(Soundbite of music)

Unidentified Group: (Singing in foreign language)

RATH: La Kahena herself is reputed to be of Jewish descent. The mixture of faiths, as well as the subtle interplay of accommodation and resistance, makes La Kahena's story relevant today, particularly for the region's women.

(Soundbite of music)

Unidentified Group: (Singing in foreign language)

CHEB I SABBAH: I chose La Kahena as a, you know, symbolic, I think, posture in history of woman and woman, because a conception also is that women in the Arab world are less than wherever else.

(Soundbite of music)

Unidentified Group: (Singing in foreign language)

RATH: The album was recorded mostly in a home studio, deep in the medina of Marrakesh, Morocco. Nearly all the vocals are sung by women. One featured group, B'net Marrakech, is famous for preserving past disappearing traditions and began singing long before it was socially acceptable.

CHEB I SABBAH: Traditionally, you know, within Arab and Muslim culture, the woman that sings is not someone you would want to marry because it's--you know, it's like, no, you don't want your wife to be, you know, performing and singing and all that traditionally, our world that is changing.

RATH: Singer Khadija Othmani represents another musical element of the Maghreb on this album: the sub-Saharan tinde traditions, as heard on "Alkher Illa Doffor," which means peace is found behind wounds.

(Soundbite of "Alkher Illa Doffor")

Ms. KHADIJA OTHMANI: (Singing in foreign language)

Backup Singers: (Singing in foreign language)

Ms. OTHMANI: (Singing in foreign language)

Backup Singers: (Singing in foreign language)

Ms. OTHMANI: (Singing in foreign language)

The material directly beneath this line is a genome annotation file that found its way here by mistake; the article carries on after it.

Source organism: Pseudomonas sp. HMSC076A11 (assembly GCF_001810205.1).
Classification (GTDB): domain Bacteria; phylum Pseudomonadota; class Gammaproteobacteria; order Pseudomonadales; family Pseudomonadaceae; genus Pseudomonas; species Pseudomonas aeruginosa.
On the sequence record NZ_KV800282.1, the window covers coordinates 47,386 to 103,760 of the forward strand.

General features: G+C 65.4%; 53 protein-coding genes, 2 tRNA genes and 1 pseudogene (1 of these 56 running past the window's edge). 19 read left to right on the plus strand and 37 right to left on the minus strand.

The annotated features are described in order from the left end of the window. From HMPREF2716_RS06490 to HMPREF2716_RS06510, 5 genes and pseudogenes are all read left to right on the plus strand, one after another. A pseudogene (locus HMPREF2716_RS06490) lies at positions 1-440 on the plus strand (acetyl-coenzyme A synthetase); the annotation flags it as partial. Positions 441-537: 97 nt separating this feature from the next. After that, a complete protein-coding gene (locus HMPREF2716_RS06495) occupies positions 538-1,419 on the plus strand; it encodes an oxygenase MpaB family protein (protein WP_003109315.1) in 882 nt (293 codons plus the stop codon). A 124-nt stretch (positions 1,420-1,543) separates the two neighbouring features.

Backup Singers: (Singing in foreign language)

Ms. OTHMANI: (Singing in foreign language)

Backup Singers: (Singing in foreign language)

Ms. OTHMANI: (Singing in foreign language)

Backup Singers: (Singing in foreign language)

RATH: Coming from the East, Michal Cohen sings a Yemenite song titled "Im Ninalou," or "If the Door Is Locked," made famous by the late Israeli singer Ofra Haza and, like all the tracks, is augmented by Cheb i Sabbah's magic hand in the studio.

(Soundbite of "In Ninalou")

Ms. MICHAL COHEN: (Singing in foreign language)

RATH: In the Maghreb, hundreds of years of warfare have failed to unite and reconcile a population that sometimes sees itself as occupied. Cheb i Sabbah hopes that music can do the trick instead.

CHEB I SABBAH: By now, I feel everybody had the chance to invade or be invaded, so I might as well do something different that is not invade or be invaded. There's got to be something else.

(Soundbite of music)

Unidentified Woman: (Singing in foreign language)

RATH: For NPR News, this is Derek Rath in Los Angeles.

(Soundbite of music)

Unidentified Woman: (Singing in foreign language)